“These smells are found in foods and drinks that people encounter every day, such as tomatoes and apples. This might mean that when people sit down to eat a meal, they each experience it in their own personalized way,” said study author Jeremy McRae in a statement.

(MORE: New Insight into the (Epi)Genetic Roots of Homosexuality)

Taste
In his research, Drayna found that about a quarter of the world’s population does not taste the same bitter sensations as the majority do. His team identified a gene that encodes the TAS2R bitter taste receptor, which is expressed in taste cells on the tongue. There are three different places where the DNA code for the gene differ, resulting in an individual being unable to taste some bitter flavors. He’s also identified specific genetic variants, called SNPs, that explain about 16% of the differences in how people perceive sweets and why some people are less able to taste sweet substances.

Sight
“Every single person has had the experience where you look at something and you want to call it one color, and you’re with someone and they want to call it a different color,” says Jay Neitz, a professor of ophthalmology and a color vision researcher at the University of Washington in Seattle. Neitz’s lab has done groundbreaking research into color blindness, even curing the disorder in primates.

Even among those without color-blindness, Neitz says there is a wide variety in how eyes distinguish color. “If you take the rainbow and spread out all the different colors, it turns out some colors almost everyone agrees on how they look, and there are other colors with huge disagreement,” he says.

For instance, almost everyone agrees on what yellow looks like. But if you ask someone to point to what they classify as uniquely green on a color spectrum, there’s huge variability. The same goes for red. “This is one of the things that hasn’t gotten a lot of attention because people have not been able to nail [down] why this is true,” says Neitz. “It turns out that there is variability in the ratio of red and green cones in the eye that’s huge.”

These cones affect how sensitive a person’s eyes are to those colors. Normal-sighted people can contain anywhere from 30% to 95% of red cones, with the remainder being green. Neitz says a series of genetic mutations can affect whether cells destined to become cone cells in the eyes become red or green.

(MORE: How Much of Obesity is Genetic?)

Scientists are looking into such gene-based differences in the way other senses are perceived too. Some researchers have identified touch genes that help distinguish hot and cold, for example, from studies of people with genetic disorders that prevent them from telling the difference, and Drayna has also looked at the significant variability in hearing among people — from those who are deaf to people with perfect pitch.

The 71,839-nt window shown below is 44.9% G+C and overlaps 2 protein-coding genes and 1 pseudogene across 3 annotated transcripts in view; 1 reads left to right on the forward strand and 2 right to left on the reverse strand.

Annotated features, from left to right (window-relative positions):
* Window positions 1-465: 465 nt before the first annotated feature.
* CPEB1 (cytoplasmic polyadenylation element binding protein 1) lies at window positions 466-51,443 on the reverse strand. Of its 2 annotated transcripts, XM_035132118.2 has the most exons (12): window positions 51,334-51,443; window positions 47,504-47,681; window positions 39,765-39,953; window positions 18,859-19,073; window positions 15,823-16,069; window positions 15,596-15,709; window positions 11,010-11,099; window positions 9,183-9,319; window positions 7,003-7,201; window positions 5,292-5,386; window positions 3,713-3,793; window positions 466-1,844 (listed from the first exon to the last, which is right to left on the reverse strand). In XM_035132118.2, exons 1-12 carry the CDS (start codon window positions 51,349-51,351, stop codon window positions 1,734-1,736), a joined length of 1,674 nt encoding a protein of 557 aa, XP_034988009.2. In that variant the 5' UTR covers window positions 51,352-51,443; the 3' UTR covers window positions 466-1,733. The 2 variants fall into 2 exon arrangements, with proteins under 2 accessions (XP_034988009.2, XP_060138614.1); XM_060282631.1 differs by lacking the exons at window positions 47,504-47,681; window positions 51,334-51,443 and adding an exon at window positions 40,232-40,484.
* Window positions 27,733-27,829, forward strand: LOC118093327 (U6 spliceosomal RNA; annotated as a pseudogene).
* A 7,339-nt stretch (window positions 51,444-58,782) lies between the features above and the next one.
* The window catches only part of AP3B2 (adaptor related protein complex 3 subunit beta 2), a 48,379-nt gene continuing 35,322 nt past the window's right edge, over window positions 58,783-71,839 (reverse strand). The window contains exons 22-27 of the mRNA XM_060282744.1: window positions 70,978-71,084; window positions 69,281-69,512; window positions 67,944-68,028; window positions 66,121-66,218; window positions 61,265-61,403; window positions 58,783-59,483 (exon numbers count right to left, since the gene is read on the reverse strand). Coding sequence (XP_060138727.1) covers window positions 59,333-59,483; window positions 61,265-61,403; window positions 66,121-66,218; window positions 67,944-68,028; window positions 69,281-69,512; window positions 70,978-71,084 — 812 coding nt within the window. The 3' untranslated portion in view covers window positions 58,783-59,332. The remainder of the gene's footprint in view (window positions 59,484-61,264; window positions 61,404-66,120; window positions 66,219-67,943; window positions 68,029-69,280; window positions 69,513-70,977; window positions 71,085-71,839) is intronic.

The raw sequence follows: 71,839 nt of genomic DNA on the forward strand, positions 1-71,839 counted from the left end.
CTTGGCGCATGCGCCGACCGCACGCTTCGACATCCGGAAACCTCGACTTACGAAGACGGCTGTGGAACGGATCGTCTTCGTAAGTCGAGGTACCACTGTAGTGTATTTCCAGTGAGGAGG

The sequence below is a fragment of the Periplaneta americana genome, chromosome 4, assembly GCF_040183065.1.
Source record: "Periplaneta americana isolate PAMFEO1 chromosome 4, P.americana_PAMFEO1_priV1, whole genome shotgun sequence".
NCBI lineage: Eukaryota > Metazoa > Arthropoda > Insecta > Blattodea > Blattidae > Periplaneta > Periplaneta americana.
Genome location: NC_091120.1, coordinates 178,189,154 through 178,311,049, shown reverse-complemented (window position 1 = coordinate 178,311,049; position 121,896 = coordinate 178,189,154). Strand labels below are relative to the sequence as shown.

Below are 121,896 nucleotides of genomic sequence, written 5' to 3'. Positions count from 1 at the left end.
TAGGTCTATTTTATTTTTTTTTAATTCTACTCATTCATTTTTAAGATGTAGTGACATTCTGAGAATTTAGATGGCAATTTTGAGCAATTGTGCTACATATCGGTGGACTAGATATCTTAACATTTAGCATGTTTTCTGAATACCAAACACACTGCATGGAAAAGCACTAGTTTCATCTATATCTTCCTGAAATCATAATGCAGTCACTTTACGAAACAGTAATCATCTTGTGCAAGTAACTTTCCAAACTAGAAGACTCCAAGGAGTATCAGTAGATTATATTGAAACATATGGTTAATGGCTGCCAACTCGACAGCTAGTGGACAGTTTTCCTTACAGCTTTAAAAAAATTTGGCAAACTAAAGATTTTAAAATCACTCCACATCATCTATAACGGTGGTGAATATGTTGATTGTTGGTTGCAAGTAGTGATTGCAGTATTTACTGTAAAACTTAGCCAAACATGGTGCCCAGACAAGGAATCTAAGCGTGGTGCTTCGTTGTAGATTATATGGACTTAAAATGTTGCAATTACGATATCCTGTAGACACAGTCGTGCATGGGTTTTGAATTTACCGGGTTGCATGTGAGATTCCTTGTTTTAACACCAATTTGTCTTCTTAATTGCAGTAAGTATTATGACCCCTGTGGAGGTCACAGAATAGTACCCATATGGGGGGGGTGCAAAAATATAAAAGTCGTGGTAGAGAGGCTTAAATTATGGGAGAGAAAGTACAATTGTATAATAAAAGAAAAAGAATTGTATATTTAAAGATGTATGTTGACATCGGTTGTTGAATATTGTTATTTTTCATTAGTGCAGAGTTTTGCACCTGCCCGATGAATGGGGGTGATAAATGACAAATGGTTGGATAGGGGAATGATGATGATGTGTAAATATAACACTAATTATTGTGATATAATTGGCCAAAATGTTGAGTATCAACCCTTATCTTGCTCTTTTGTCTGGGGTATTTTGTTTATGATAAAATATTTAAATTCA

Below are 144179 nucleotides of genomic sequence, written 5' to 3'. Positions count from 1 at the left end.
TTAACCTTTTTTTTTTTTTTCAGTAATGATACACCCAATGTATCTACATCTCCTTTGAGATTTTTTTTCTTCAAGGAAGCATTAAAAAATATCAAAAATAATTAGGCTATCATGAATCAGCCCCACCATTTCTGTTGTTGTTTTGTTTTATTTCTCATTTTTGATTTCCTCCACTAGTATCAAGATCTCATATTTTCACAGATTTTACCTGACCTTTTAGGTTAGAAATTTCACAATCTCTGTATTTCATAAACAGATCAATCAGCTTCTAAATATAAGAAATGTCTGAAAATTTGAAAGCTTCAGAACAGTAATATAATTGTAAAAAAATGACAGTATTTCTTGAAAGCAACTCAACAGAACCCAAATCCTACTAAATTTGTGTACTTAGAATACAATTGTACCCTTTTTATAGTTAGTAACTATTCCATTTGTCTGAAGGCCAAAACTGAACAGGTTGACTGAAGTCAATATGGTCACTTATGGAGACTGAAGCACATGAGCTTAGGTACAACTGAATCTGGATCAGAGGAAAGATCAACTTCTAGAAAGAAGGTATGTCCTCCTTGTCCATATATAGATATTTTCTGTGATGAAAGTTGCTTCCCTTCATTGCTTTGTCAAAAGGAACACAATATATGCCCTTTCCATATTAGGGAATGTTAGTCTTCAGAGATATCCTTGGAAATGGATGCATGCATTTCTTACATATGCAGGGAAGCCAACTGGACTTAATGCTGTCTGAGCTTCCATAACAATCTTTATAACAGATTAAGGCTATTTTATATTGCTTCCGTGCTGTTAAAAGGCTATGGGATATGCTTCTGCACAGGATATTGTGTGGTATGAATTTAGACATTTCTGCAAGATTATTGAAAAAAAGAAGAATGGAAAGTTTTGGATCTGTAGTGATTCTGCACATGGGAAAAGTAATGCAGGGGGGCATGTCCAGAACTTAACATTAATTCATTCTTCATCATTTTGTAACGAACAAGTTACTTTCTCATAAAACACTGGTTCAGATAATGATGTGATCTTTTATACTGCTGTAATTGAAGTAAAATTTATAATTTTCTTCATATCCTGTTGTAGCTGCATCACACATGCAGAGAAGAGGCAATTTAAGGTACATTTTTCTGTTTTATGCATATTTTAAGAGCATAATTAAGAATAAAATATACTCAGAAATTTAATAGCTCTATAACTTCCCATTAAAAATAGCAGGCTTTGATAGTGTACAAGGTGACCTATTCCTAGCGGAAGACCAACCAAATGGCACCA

The work isn’t just academic. How people sense taste and smell, for example, has a direct connection to what they eat, so testing people for these senses is becoming an important part of nutrition surveys. For example, since January 2013, the National Health and Nutrition Examination Survey (NHANES), an annual government look at eating habits and nutrition among a representative sample of Americans, began asking participants to scratch and sniff cards containing scents of four common food items and four non-food items, and to report what they smelled. To better understand taste differences, the survey takers also apply solutions of various flavors to the tips of participants’ tongues.

“Taste and smell, our chemosensory perceptions, form the basis for what we choose to eat or drink,” said Howard Hoffman, the program director of epidemiology and statistics at the NIDCD in a statement. “Does the ability to taste and smell impact nutrition? I would say so, but in what ways and to what degree remains uncertain.”

(MORE: Study Identifies Four New Genetic Markers For Severe Childhood Obesity)

Such data would undoubtedly be helpful to the food industry as well. Manipulating ingredients to counteract the off-putting flavors that some people taste or smell, for example, could expand the market for certain products.

And it’s not just what we eat that is affected by flavor. The Food and Drug Administration recently concluded that menthol cigarettes likely pose a greater public health risk than regular cigarettes, and Drayna’s research suggests that may be due to people’s preference for that flavor, which could induce them to smoke more heavily. “African Americans almost exclusively smoke menthol cigarettes. The menthol receptor is a temperature receptor and menthol is a chemical that activates that receptor, so it produces the perception of cold,” Drayna explains. “Africans have quite a different version of this gene than non-Africans, so we are working to see whether that genetic difference is actually responsible for a perception difference.”

Even beyond the food industry, custom scents are already being exploited by retailers to attract consumers. As Business of Fashion reports, Bloomingdales hired global scent marketing company ScentAir to create different scents for its various departments, such as a coconut fragrance for the swimwear racks and a lilac scent in the lingerie area. Since scent is evocative of emotions and memories, store executives hope that being reminded of pleasant experiences at the beach will entice customers to purchase swimwear.

That connection between the senses and our experiences — to moods, emotions, and memories — is part of our sensory world, and ultimately work in combination with our genes to determine how we perceive everything from foods to scents. “There’s a strong environmental component to food preferences that doesn’t have to do with genetics, but experience,” says Drayna. “But genetic differences are real, and probably very common and we have a lot more to learn from them.”

Filed under: 3►SPEAK▼, ■ Drinks, ■ Senses, ■ TIME, ►11.ON LINE▼, TOPICS▼